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God and the Risky Call to Hospitality
And, Yes, Hospitality Is Not Optional.
Welcome to my newsletter, “Global Witness, Globally Reimagined,” where I dream about mission in a postcolonial world. Every week, I share one thought that has spoken to me in the week, a resource I trust will be helpful to you, and three exciting quotes about mission. I pray one of these will energise you in the coming week.
1. Thought I Can’t Shake Off
If it is true, as I argued here and here, that God is our only host and that we are all guests at God’s table (as we are all strangers and sojourners in the world), our ministry of hospitality to one another is critical to our existence as the Body of Christ. We are all here because God has been hospitable to us. We meet at God’s table as equals because God has extended us all an invitation and has, in doing so, modelled for us how to be hospitable to one another. The Bible urges us to show hospitality to strangers, for by doing that some have entertained angels without knowing it (Heb. 13:2) and, of course, because “you were once strangers in a foreign land.” (Lev 19:33-34). God must know that hospitality is risky business. God’s own Son was crucified by the very people he was trying to invite into God’s kingdom. Yet, God calls us to be hospitable. In a sense, hospitality is a form of laying down one’s life—a giving up of one’s power—to humanise others. It has no limit. However, hospitality only works when it is given in a way that makes sense to the receiver. You cannot be hospitable while expecting the stranger to always play by your rules. Or when you are doing all the talking. This is critical because our cultures understand hospitality differently. For instance, hospitality in individualistic Western cultures often takes the form of charity—you help people from a distance, in a transactional manner, avoiding all forms of relationships. (“You can only rent the church hall for your services, but do not use the kitchen—the smell of your food lasts all week—and do not expect to worship with us.”) Such an expression of hospitality makes no sense at all to those who grew up in cultures that bend over backwards to make sure strangers are comfortable. (My favourite hospitality story is Genesis 18, but I cannot get to it here). This miscommunication of hospitality is, to a large extent, the reason we have migrant churches. It can explain the pain of Christian segregation that we see in most Western cities, (here in the UK, from the Windrush Generation in the 1950s to the current struggle against racism in the Church of England). Hospitality often starts with a patient listening ear that says to the stranger, “I see you.” Can you hear the strangers among you? Can you see them? Can you be hospitable to them? Again, too many questions. I know.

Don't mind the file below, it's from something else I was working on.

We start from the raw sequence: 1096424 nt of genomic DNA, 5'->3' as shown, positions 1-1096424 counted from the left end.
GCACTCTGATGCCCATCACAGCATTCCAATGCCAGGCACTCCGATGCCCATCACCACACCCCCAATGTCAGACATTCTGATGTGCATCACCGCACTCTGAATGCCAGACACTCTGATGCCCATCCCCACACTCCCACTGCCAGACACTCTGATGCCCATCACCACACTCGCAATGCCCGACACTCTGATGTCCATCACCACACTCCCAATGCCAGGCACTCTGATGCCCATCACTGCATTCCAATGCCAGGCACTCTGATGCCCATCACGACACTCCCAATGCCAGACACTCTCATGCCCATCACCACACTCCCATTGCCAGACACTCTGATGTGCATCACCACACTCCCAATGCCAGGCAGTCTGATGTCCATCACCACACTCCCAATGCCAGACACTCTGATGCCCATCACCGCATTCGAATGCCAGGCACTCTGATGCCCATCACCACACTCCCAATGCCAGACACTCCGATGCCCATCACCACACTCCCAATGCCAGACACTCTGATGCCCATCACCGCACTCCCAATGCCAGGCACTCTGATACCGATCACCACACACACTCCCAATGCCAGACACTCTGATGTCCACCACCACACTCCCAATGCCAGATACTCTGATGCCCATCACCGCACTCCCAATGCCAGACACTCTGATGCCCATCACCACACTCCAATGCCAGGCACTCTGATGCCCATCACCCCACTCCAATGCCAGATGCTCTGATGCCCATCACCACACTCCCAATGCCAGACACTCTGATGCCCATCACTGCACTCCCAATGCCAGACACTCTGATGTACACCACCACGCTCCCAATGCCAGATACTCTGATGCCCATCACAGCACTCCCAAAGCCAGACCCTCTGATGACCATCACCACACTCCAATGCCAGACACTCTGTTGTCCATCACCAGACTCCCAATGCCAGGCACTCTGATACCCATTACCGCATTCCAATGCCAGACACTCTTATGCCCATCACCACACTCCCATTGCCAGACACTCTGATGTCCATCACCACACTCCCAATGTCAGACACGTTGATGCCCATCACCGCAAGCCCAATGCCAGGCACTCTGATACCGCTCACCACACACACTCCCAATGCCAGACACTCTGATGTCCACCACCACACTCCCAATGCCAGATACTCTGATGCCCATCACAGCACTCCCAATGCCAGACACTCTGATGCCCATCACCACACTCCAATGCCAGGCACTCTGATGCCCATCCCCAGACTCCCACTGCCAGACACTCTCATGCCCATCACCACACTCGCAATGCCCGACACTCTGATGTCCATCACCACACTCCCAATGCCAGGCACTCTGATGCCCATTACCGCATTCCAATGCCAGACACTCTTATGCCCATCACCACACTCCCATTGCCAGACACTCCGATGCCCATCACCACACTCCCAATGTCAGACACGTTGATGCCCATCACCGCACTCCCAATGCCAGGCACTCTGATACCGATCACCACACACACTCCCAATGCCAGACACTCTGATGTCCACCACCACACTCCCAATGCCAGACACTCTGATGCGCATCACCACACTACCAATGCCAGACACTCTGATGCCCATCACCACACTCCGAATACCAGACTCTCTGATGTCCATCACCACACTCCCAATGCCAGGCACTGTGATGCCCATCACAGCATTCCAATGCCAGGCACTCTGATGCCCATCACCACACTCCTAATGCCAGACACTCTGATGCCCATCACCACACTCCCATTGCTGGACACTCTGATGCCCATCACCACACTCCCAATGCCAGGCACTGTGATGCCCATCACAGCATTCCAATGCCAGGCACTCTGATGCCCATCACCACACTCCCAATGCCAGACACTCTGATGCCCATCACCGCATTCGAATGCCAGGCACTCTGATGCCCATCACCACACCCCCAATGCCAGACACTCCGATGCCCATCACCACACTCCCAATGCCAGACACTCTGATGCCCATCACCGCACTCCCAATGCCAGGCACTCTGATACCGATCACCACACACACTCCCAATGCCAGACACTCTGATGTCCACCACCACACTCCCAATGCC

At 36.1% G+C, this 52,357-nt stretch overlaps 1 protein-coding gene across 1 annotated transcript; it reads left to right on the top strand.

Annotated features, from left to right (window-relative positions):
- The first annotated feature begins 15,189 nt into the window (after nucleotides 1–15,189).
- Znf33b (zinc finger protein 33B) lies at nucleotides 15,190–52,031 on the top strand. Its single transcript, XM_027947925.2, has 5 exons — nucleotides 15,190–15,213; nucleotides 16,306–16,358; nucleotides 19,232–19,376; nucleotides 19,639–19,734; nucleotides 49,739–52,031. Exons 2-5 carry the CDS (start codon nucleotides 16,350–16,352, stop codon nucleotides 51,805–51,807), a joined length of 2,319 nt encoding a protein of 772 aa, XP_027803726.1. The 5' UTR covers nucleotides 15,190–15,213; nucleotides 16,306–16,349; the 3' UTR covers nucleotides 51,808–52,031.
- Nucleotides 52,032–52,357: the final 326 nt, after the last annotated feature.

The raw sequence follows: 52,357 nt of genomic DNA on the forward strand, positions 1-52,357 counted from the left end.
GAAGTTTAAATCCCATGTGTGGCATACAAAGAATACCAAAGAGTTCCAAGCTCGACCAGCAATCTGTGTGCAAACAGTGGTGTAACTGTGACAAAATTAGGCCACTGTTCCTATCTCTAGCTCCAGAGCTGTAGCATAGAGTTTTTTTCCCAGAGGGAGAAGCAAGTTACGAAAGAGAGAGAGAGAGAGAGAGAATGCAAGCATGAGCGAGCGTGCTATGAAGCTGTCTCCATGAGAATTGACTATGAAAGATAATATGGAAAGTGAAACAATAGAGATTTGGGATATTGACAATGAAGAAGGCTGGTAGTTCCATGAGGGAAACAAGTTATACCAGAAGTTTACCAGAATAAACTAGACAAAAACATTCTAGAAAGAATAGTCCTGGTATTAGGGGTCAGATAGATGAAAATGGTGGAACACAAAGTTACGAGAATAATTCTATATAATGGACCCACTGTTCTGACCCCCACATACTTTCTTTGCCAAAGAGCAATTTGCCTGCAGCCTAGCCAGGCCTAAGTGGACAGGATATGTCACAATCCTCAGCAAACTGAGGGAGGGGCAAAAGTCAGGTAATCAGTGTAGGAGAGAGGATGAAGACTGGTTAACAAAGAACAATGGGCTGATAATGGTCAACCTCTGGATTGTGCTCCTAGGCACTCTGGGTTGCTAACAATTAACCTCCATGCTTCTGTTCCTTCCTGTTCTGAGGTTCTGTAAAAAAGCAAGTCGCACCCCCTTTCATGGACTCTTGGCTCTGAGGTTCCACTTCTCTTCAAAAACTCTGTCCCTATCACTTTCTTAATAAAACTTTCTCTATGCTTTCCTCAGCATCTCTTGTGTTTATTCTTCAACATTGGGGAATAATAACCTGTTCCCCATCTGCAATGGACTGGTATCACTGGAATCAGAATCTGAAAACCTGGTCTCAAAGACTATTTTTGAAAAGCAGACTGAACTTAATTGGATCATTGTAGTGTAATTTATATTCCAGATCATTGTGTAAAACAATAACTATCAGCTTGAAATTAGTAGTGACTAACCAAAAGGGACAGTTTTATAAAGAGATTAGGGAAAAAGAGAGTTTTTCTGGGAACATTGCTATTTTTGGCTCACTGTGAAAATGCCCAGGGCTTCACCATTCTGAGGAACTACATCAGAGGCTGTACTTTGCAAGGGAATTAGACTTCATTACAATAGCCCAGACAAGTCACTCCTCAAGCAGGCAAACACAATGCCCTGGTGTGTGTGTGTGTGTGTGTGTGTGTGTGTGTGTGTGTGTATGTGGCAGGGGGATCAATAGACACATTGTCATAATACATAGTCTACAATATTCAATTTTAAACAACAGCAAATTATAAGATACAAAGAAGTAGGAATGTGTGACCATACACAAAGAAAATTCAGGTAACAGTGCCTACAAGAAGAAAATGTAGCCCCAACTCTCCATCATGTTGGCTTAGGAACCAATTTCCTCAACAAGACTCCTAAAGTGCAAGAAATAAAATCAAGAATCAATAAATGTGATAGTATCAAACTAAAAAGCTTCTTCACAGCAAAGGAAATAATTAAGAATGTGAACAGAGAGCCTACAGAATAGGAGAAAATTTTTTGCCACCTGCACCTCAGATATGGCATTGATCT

2. Resources I am Enjoying
In this episode of the Faith Across Borders podcast, Graham Joseph Hill welcomes Soong-Chan Rah to a fascinating conversation about mission. While the conversation is set in North America, its insights are relevant to the global church and missionary enterprise. Rah rehashes the reality of global Christianity’s population shift from the global North to the South. He also highlights the “browning of Western Christianity,” particularly due to migration, leading to the “de-Europeanisation of American [or Western] Christianity.” He critiques the “mismatch” of theological paradigms and resources (which are largely Western) with the current “reality on the ground,” especially the multiculturalism or diversity in the church. Of course, Rah was spot-on with his assessment. We must be more deliberate in projecting other theological voices from the various cultures that now represent the face of Christianity in the world. He reminds me of two articles I read a few years ago: Andrew Walls, “Structural Problems in Mission Studies” and John Mbiti, “Theological Impotence and the Universality of the Church.” These two also come highly recommended.
3. Quotes I am Pondering
… the perspective of church communities from other contexts can help the local church in addressing the challenges she encounters in the particular social and cultural context in which she is called to live out the Christian life. — Benno van den Toren
Many mono-cultural churches, I believe, underestimate the changes required to accommodate worshippers of different cultural backgrounds because they do not realise the extent to which their own expression of worship is influenced by culture or how alien that culture can seem to others. — Modupe Omideyi
To the extent that the African endeavour has achieved a measure of success, it may hold promise for a modern Western theology which is now also asking seriously how the Christian faith may be related, in a missionary sense, to Western culture. — Kwame Bediako
I pray that you will be faithful to the mission God has for you this week.